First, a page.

Watching politicians and pundits debate whether to raise the minimum wage to $15, I sometimes wonder what planet they’re on. Their arguments fixate on everything from the political process to abstract economic theories.
But for workers like me, what they’re really voting on is whether they think we deserve to survive.
As a boy growing up in Guyana, I fantasized about moving to the United States and pursuing the American dream.. At the age of 35, I finally made good on my goal of moving to the land of opportunity.
But it didn’t work out the way I had expected.
Back in Guyana, I was one of 14 children. Yet, while my dad was the sole breadwinner in the family, we always had enough for a roof over our heads and food on the table. When I grew up, I started my own lumber business, and never had to worry about things like wages, since I was my own boss.
But then I moved to America, and my life was very different from the one my father had. I was raising 10 fewer children than he did, and working longer hours, yet we still struggled to get by. My wife was a home health aide, making a low hourly wage, and I was toiling at three different fast-food joints in Brooklyn at the same time, trying to support the family. Despite all our hard work, we still couldn’t make ends meet.
Why? My wage was $7.25 an hour. Try living off that.
Struggling to survive
To eat, we had to rely on food stamps, even though we both were constantly working. The money was so hard to stretch out, bills began piling up and eventually our lights were cut off. Suddenly, I had to try to put two kids through college, but I knew there was no way my income would cut it. I wasn’t just frustrated — I was scared, and even contemplated going back home to my country. Ironically, the land of opportunity had become a place where I worked harder than ever, to earn much less and struggle like never before.
That’s when I got involved in the Fight for $15, an organizing campaign to help raise wages for workers like me. After an organizer visited one of the restaurants I worked at, I went to a citywide meeting and realized others were in my exact same situation — working long, hard hours, with little to show for it. We voted to go on strike and demand $15 an hour, because that’s what we decided we needed to survive. Not live lavishly, but survive.
Our first strike was Nov. 29, 2012. I was terrified I’d get fired for walking out, but, honestly, I had no choice. Things were so hard, I could not survive on $7.25 any longer. Eventually, our coalition of workers got even stronger; we were joined by car wash workers, airport baggage handlers and home health aides.
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When we would protest, some politicians pleaded with us to be more reasonable in our demands. Just settle for $12, they’d tell us. But we held steady at $15, telling them to try living on anything less and see how long you have shelter and food for your family.
And by 2015, New York and California were battling to be the first state to $15 for some of their workers. We were off to the races. Our movement was growing. And it was unstoppable. In less than eight years, a strike by 200 of us in New York City turned into more than $68 billion in raises for 27 million workers, according to a report by the National Employment Law Project, which supports minimum-wage increases. By 2026, 42% of the country is now on the way to $15.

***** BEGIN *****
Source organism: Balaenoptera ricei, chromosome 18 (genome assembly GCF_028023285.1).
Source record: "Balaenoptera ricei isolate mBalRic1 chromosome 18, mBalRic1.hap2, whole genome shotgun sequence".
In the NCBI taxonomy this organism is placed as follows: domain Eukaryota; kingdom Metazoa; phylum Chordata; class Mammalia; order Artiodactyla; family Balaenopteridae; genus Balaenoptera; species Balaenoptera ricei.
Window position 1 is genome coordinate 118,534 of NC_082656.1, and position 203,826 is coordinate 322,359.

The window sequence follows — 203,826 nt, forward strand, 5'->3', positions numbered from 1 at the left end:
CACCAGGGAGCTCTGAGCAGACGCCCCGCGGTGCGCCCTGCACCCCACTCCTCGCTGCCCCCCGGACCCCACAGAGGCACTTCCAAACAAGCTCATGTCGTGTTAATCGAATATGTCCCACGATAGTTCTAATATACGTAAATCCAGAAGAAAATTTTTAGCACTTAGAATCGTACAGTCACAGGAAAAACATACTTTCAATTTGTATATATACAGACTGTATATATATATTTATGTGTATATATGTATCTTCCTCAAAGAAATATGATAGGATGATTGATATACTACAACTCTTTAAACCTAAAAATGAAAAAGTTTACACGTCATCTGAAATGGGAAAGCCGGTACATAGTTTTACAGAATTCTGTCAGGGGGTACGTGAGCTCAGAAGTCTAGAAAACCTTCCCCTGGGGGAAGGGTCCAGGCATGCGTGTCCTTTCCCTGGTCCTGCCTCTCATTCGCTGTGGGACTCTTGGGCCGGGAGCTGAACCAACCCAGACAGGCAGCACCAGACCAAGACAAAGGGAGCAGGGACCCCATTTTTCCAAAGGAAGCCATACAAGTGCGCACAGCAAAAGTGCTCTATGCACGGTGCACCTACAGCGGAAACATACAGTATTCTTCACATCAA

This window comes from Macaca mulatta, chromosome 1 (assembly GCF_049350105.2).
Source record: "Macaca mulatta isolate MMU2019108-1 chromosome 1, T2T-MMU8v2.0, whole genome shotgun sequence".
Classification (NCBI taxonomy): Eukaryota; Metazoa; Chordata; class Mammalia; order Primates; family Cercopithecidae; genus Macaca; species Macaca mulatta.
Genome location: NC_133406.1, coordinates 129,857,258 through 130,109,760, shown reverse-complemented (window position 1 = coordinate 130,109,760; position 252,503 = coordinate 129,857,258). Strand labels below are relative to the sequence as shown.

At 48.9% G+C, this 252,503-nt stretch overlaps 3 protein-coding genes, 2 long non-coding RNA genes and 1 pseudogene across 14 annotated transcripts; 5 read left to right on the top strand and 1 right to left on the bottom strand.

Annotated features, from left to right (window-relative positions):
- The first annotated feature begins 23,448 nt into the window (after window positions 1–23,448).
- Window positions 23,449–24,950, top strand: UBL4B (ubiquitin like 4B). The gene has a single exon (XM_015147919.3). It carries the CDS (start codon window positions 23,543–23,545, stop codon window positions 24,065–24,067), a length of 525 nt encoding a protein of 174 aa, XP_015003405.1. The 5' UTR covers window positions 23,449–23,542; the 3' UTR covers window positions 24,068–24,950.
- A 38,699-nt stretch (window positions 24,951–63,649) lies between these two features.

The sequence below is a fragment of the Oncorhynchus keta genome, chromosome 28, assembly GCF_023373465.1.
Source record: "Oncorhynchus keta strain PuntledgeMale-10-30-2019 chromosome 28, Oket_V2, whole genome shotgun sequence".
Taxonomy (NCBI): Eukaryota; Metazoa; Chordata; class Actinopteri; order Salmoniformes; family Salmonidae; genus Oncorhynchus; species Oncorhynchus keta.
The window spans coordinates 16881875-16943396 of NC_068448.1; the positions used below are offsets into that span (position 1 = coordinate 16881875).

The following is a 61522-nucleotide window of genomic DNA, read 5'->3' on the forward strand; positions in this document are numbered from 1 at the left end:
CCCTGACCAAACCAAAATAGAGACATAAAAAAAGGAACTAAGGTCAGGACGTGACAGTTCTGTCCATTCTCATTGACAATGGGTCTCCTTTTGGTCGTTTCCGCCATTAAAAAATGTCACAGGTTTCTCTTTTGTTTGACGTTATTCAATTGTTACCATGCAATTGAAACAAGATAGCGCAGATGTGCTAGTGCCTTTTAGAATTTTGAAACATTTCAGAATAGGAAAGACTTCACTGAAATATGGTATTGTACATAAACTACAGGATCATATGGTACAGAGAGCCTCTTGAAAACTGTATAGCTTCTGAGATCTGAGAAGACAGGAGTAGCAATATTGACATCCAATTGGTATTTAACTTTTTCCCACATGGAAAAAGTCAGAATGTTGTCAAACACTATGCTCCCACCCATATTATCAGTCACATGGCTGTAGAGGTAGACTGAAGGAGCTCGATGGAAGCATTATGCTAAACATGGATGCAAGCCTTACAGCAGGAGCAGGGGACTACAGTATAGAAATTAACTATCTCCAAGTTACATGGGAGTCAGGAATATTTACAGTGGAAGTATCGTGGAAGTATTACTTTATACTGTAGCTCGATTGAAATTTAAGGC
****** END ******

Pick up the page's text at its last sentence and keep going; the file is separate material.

A second chance
I’m one of those 42% whose life has changed. Now, I work as a New York baggage handler making more than $17, and it will go up again soon, to $19. All thanks to raises won by the Fight for $15 and a union campaign.
How has a living wage changed my life? First of all, I no longer have to work three different jobs. I go to work at one place now, which means I have much more time to spend with my family. Essential activities that many take for granted are new experiences for me. I can help my kids with homework. I am bonding with them much more than when I was out working all day and night. I can take on side projects and hobbies. And I can work towards sending my children to college.
Financially, I pay my rent on time now and am off of food stamps. I won’t lie to you. Life isn’t perfect. We still struggle, especially when my wife got sick and had to stop working. But we no longer have to worry where the next meal is coming from. I can pay my bills and feed my family. I don’t have to choose anymore.
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So I feel much better. But I’m not satisfied yet, because a lot of other people are fighting for these same rights. They need better wages and housing, too, so they don’t have to depend on food stamps or rack up delinquent bills. There are tens of millions out there enduring what I went through eight years ago — but even worse. Many are risking their lives in a pandemic, working front-line jobs to keep everyone else afloat while other Americans are staying home to keep their families safe. They’re fighting like hell to survive, and worry they will end up on the streets if they don’t.
That’s who I’m worried about: the millions of Alvins working day and night in the supposed land of opportunity, who don’t know how much longer they can keep going.
When Congress votes on raising the minimum wage, I hope this is what they will think about.
Alvin Major is a John F. Kennedy International Airport baggage handler who participated in the first strike by fast-food workers in 2012. He is a longstanding leader in the Fight for $15.